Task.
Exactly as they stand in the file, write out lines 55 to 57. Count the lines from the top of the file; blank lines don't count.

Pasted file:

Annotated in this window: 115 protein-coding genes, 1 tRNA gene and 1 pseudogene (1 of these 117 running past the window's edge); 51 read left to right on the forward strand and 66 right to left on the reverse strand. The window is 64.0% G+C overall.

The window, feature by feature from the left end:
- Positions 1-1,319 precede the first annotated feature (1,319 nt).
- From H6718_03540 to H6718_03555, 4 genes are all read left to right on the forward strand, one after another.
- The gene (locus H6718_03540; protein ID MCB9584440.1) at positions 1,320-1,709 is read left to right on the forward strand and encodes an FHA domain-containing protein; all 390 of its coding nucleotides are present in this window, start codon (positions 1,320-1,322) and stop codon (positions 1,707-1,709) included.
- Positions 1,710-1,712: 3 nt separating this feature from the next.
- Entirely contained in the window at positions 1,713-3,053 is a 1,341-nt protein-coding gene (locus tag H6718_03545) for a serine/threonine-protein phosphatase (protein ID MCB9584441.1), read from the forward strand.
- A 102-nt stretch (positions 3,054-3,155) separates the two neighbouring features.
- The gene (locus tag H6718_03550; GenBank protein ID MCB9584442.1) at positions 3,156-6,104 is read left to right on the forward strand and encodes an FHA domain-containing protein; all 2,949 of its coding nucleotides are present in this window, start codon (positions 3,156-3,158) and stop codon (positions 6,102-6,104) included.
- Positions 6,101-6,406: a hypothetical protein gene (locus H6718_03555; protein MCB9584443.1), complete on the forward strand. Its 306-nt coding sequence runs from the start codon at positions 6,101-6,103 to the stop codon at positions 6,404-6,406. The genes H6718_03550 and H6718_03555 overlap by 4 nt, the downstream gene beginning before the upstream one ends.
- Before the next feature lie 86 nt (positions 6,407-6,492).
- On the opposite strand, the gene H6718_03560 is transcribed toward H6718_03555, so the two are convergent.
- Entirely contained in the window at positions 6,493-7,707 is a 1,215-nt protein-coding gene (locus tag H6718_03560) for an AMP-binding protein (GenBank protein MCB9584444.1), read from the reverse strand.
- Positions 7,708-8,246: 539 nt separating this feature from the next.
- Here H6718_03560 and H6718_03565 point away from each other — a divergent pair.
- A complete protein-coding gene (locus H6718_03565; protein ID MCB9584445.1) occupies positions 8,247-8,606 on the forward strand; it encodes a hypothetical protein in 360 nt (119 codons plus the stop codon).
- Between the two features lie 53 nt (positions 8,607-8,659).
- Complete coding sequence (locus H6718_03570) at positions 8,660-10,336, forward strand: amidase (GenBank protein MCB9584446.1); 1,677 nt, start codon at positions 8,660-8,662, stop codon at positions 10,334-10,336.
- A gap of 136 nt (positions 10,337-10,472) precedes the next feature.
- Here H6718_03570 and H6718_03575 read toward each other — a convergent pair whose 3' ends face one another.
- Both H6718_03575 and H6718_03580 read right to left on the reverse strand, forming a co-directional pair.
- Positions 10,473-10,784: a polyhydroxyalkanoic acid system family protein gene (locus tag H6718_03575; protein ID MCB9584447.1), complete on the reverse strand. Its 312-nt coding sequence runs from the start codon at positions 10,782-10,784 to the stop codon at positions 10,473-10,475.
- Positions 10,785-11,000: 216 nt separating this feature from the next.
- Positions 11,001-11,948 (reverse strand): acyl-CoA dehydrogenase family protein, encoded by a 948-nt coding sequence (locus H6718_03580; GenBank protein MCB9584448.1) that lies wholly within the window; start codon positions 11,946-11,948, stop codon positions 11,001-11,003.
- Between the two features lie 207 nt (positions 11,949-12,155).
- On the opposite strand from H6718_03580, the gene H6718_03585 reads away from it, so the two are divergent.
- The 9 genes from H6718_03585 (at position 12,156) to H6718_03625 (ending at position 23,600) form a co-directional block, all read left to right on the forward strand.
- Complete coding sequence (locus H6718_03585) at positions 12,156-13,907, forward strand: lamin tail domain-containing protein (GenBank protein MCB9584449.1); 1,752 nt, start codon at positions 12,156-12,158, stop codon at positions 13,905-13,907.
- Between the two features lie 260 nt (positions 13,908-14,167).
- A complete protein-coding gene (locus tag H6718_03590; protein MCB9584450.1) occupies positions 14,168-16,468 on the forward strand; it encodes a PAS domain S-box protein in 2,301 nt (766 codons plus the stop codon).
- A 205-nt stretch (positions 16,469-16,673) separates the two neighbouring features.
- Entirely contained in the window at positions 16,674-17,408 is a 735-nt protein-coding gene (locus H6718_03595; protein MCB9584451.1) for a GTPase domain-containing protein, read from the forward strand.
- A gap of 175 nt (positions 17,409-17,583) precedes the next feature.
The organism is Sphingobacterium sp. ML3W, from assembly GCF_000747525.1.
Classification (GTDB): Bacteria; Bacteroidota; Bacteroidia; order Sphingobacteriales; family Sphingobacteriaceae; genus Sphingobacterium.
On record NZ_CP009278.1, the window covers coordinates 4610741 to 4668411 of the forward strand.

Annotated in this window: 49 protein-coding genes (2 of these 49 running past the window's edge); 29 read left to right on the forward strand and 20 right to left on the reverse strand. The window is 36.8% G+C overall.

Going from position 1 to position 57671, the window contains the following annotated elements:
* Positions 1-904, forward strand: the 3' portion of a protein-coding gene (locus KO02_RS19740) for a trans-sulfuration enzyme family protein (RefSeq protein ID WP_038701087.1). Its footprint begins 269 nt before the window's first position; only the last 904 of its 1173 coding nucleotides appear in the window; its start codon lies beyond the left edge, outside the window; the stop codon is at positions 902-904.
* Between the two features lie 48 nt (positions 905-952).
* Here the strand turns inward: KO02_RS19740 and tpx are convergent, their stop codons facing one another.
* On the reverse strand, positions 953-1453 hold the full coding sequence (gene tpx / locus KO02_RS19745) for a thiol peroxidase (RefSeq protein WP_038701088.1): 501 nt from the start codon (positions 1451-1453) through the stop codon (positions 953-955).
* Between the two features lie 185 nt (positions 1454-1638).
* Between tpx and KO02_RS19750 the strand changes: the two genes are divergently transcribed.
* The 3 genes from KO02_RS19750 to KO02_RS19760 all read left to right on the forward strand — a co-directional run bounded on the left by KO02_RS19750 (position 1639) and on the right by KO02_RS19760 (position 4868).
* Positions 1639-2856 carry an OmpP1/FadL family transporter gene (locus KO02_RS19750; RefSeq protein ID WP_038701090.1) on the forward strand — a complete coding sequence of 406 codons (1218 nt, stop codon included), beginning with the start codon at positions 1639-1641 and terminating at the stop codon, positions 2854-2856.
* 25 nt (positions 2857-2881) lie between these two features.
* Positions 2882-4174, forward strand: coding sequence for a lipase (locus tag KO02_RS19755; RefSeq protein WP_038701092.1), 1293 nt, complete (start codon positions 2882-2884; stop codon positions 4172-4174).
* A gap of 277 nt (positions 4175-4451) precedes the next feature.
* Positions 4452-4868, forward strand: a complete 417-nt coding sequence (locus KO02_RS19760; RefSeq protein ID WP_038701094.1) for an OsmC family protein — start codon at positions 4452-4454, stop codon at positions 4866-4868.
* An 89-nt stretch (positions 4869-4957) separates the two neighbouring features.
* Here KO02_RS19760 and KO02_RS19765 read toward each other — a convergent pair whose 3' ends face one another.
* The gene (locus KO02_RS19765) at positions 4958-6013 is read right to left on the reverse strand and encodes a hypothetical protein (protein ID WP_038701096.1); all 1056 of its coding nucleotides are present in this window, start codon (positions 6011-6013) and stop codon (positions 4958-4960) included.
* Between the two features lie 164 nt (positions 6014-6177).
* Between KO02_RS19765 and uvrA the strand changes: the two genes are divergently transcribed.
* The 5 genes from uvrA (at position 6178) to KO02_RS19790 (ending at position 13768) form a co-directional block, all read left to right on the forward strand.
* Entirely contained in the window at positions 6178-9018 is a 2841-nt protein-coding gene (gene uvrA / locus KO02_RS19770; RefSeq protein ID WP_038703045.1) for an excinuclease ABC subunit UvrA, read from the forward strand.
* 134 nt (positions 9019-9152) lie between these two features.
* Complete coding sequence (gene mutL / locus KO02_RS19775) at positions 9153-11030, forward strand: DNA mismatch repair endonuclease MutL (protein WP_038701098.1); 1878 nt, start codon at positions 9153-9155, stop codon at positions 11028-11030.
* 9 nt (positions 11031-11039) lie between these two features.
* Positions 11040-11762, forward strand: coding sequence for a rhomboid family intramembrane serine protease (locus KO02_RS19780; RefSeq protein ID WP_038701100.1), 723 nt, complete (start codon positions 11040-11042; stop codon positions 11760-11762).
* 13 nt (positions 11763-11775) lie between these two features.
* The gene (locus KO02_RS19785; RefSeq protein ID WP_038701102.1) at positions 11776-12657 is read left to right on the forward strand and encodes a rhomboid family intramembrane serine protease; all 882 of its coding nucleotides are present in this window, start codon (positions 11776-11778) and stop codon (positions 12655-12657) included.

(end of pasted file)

* Between KO02_RS19765 and uvrA the strand changes: the two genes are divergently transcribed.
* The 5 genes from uvrA (at position 6178) to KO02_RS19790 (ending at position 13768) form a co-directional block, all read left to right on the forward strand.
* Entirely contained in the window at positions 6178-9018 is a 2841-nt protein-coding gene (gene uvrA / locus KO02_RS19770; RefSeq protein ID WP_038703045.1) for an excinuclease ABC subunit UvrA, read from the forward strand.